Though Tartuffe was received well by the public and even by Louis XIV, it immediately sparked conflict amongst many different groups who were offended by the play. The factions opposed to Molière's work included part of the hierarchy of the French Roman Catholic Church, members of upper-class French society, and the illegal underground organization called the Compagnie du Saint-Sacrement. Tartuffe's popularity was cut short when the Archbishop of Paris issued an edict threatening excommunication for anyone who watched, performed in, or read the play. Molière attempted to assuage church officials by re-writing his play to seem more secular and less critical of religion, but the church could not be budged. The revised version of the play was called L'Imposteur and had a main character titled Panulphe instead of Tartuffe. Even throughout Molière's conflict with the church, Louis XIV continued to support the playwright; it is possible that without the King's support, Molière might have been excommunicated. Although public performances of the play were banned, private performances for the French aristocracy were permitted.[4] In 1669, after Molière's detractors lost much of their influence, he was finally allowed to perform the final version of his play. However, due to all the controversy surrounding Tartuffe, Molière mostly refrained from writing such incisive plays as this one again.[5]

Molière responded to criticism of Tartuffe in 1667 with his Lettre sur la comédie de l'Imposteur. He sought to justify his play and his approach to comedy in general by underlining the comedic value of the juxtaposition of good and bad, right and wrong, and wisdom and folly. These humorous elements in turn were intended to highlight what is actually rational. In his Lettre he wrote:

The comic is the outward and visible form that nature's bounty has attached to everything unreasonable, so that we should see, and avoid, it. To know the comic we must know the rational, of which it denotes the absence and we must see wherein the rational consists . . . incongruity is the heart of the comic . . . it follows that all lying, disguise, cheating, dissimulation, all outward show different from the reality, all contradiction in fact between actions that proceed from a single source, all this is in essence comic.[6]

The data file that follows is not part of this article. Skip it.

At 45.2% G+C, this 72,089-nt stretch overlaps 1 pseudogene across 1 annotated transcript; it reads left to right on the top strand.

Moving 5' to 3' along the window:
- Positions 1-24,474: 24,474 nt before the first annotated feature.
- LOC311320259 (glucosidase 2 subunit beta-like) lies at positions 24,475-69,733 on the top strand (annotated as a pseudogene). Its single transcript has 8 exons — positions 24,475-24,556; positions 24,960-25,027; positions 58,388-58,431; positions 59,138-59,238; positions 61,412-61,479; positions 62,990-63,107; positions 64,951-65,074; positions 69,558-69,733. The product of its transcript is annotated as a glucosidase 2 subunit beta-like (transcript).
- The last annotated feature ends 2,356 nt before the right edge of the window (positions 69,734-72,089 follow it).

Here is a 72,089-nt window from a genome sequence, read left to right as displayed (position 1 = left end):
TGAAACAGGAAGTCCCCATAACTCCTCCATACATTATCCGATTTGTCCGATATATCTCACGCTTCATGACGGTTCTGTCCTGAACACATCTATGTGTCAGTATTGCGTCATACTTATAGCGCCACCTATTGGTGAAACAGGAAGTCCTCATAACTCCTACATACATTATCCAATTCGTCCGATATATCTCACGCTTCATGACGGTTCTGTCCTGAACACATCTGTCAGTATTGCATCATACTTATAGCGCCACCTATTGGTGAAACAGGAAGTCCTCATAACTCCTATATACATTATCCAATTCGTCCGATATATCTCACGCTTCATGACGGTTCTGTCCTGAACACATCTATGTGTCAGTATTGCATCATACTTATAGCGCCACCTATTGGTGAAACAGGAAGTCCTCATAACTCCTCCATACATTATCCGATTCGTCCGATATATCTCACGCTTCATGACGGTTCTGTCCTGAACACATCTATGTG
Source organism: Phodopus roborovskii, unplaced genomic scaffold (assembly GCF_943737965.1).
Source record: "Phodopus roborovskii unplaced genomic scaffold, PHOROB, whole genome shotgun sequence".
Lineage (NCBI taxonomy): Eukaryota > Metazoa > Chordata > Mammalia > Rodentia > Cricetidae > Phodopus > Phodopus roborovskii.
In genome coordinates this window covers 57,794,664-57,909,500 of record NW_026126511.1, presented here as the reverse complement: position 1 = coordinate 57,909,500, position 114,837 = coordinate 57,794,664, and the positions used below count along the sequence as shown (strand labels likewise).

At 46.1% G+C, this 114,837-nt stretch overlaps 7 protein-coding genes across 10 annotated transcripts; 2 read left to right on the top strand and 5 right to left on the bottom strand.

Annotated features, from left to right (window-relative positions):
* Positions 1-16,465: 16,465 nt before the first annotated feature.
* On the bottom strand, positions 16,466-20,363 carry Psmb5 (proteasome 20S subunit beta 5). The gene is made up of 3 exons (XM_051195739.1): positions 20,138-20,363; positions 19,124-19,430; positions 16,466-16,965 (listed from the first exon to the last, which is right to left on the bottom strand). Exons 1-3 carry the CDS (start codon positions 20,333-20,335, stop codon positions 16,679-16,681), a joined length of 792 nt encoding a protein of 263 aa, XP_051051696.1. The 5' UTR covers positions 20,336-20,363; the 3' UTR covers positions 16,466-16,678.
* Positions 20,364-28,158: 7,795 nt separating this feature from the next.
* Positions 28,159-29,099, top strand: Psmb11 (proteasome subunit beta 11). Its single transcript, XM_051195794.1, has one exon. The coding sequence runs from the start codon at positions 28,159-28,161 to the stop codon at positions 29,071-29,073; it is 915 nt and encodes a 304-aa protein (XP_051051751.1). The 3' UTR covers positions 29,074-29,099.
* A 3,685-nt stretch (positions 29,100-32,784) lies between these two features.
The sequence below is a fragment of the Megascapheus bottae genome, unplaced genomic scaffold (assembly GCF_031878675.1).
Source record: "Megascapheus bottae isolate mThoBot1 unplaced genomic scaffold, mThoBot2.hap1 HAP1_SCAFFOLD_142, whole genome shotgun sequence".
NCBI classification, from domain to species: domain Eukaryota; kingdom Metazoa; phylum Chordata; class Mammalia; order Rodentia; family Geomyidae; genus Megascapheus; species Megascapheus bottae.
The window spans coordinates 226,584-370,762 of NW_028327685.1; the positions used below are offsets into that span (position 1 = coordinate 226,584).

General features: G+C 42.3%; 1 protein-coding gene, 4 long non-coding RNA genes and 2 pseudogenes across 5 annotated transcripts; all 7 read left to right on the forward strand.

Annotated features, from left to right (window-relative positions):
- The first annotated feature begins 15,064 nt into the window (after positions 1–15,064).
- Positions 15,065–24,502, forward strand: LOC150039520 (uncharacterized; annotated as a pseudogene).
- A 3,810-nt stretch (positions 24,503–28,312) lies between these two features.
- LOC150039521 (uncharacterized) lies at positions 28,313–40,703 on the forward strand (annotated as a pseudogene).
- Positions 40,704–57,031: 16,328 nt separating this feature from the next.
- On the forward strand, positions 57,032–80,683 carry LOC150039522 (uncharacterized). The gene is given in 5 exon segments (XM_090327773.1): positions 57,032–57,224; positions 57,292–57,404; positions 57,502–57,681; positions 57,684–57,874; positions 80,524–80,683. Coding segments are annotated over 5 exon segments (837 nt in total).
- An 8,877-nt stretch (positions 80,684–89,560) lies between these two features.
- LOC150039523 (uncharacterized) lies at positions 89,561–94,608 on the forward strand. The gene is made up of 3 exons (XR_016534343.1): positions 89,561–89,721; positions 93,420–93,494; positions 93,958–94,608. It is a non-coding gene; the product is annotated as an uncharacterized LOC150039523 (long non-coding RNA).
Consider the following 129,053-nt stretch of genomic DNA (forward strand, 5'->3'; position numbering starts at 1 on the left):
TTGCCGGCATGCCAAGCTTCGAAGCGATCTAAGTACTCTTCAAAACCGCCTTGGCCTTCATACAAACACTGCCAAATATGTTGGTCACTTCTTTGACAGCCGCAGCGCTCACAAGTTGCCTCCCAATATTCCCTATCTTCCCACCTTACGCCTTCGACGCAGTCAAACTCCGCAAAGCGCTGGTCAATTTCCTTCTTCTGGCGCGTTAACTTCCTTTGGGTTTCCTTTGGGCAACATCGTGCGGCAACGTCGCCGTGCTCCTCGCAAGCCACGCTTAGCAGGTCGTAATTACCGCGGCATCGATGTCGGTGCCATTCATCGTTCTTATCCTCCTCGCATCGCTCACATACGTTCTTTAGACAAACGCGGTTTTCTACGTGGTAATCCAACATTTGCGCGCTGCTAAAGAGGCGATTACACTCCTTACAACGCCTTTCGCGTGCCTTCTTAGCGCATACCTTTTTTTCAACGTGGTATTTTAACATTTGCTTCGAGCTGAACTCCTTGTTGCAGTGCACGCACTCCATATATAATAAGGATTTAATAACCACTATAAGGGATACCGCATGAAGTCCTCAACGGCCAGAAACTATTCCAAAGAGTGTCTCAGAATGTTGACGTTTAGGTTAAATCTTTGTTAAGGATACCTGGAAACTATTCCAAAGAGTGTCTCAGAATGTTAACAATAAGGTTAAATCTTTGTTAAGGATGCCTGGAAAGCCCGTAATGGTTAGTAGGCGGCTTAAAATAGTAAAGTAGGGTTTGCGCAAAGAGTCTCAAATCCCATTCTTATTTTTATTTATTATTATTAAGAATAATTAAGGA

Production history[edit]

The original version of the play was in three acts and was first staged on 12 May 1664 as part of festivities known as Les Plaisirs de l'île enchantée held at the Palace of Versailles. Because of the attacks on the play and the ban that was placed on it, this version was never published, and no text has survived, giving rise to much speculation as to whether it was a work in progress or a finished piece. Many writers believe it consisted of the first three acts of the final version, while John Cairncross has proposed that acts 1, 3, and 4 were performed.[7] Although the original version could not be played publicly, it could be given privately,[7] and it was seen on 25 September 1664 in Villers-Cotterêts and 29 November 1664 at the Château du Raincy.[8]

The first revised version, L'Imposteur, was in five acts and was performed only once, on 5 August 1667 in the Théâtre du Palais-Royal. On 11 August, before any additional performances, this version was also banned. The final revised version in five acts, under the title Le Tartuffe, began on 5 February 1669 at the Palais-Royal theatre and was highly successful.[7] This version was published[9] and is the one that is generally performed today.[7]

Modern productions[edit]

The seminal Russian theatre practitioner Constantin Stanislavski was working on a production of Tartuffe when he died in 1938. It was completed by Mikhail Kedrov and opened on 4 December 1939.[10]